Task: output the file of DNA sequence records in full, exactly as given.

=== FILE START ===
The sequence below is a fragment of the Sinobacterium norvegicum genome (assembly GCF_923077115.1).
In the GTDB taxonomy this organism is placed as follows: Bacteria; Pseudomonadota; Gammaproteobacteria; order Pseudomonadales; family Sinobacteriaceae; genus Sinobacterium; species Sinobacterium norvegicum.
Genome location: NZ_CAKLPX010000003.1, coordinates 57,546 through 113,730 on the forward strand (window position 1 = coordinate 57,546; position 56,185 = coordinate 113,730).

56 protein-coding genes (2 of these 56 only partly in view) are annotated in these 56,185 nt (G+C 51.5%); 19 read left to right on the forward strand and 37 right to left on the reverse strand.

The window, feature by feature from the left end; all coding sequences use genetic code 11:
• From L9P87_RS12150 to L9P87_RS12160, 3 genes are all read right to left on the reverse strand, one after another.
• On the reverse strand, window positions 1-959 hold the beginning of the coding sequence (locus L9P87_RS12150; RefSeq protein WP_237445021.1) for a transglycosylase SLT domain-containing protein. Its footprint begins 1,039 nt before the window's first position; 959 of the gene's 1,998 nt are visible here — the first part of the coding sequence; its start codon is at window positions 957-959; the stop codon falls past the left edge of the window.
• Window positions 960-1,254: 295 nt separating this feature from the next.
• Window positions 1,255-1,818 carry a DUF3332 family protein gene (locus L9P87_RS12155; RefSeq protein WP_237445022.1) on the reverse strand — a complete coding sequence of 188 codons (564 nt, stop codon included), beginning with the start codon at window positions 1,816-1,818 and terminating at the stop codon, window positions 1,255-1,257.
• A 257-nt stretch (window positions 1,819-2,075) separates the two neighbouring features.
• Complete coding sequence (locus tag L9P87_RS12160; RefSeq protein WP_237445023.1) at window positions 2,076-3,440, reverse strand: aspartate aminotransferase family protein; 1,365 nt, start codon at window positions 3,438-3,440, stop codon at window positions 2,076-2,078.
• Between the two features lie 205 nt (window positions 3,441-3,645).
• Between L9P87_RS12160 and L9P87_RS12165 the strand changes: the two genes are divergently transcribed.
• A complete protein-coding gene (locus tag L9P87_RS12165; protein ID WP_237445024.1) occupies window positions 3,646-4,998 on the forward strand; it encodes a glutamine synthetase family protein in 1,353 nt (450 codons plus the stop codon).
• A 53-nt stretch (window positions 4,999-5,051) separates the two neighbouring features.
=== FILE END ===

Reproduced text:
The sequence below is a fragment of the Sinobacterium norvegicum genome (assembly GCF_923077115.1).
In the GTDB taxonomy this organism is placed as follows: Bacteria; Pseudomonadota; Gammaproteobacteria; order Pseudomonadales; family Sinobacteriaceae; genus Sinobacterium; species Sinobacterium norvegicum.
Genome location: NZ_CAKLPX010000003.1, coordinates 57,546 through 113,730 on the forward strand (window position 1 = coordinate 57,546; position 56,185 = coordinate 113,730).

56 protein-coding genes (2 of these 56 only partly in view) are annotated in these 56,185 nt (G+C 51.5%); 19 read left to right on the forward strand and 37 right to left on the reverse strand.

The window, feature by feature from the left end; all coding sequences use genetic code 11:
• From L9P87_RS12150 to L9P87_RS12160, 3 genes are all read right to left on the reverse strand, one after another.
• On the reverse strand, window positions 1-959 hold the beginning of the coding sequence (locus L9P87_RS12150; RefSeq protein WP_237445021.1) for a transglycosylase SLT domain-containing protein. Its footprint begins 1,039 nt before the window's first position; 959 of the gene's 1,998 nt are visible here — the first part of the coding sequence; its start codon is at window positions 957-959; the stop codon falls past the left edge of the window.
• Window positions 960-1,254: 295 nt separating this feature from the next.
• Window positions 1,255-1,818 carry a DUF3332 family protein gene (locus L9P87_RS12155; RefSeq protein WP_237445022.1) on the reverse strand — a complete coding sequence of 188 codons (564 nt, stop codon included), beginning with the start codon at window positions 1,816-1,818 and terminating at the stop codon, window positions 1,255-1,257.
• A 257-nt stretch (window positions 1,819-2,075) separates the two neighbouring features.
• Complete coding sequence (locus tag L9P87_RS12160; RefSeq protein WP_237445023.1) at window positions 2,076-3,440, reverse strand: aspartate aminotransferase family protein; 1,365 nt, start codon at window positions 3,438-3,440, stop codon at window positions 2,076-2,078.
• Between the two features lie 205 nt (window positions 3,441-3,645).
• Between L9P87_RS12160 and L9P87_RS12165 the strand changes: the two genes are divergently transcribed.
• A complete protein-coding gene (locus tag L9P87_RS12165; protein ID WP_237445024.1) occupies window positions 3,646-4,998 on the forward strand; it encodes a glutamine synthetase family protein in 1,353 nt (450 codons plus the stop codon).
• A 53-nt stretch (window positions 4,999-5,051) separates the two neighbouring features.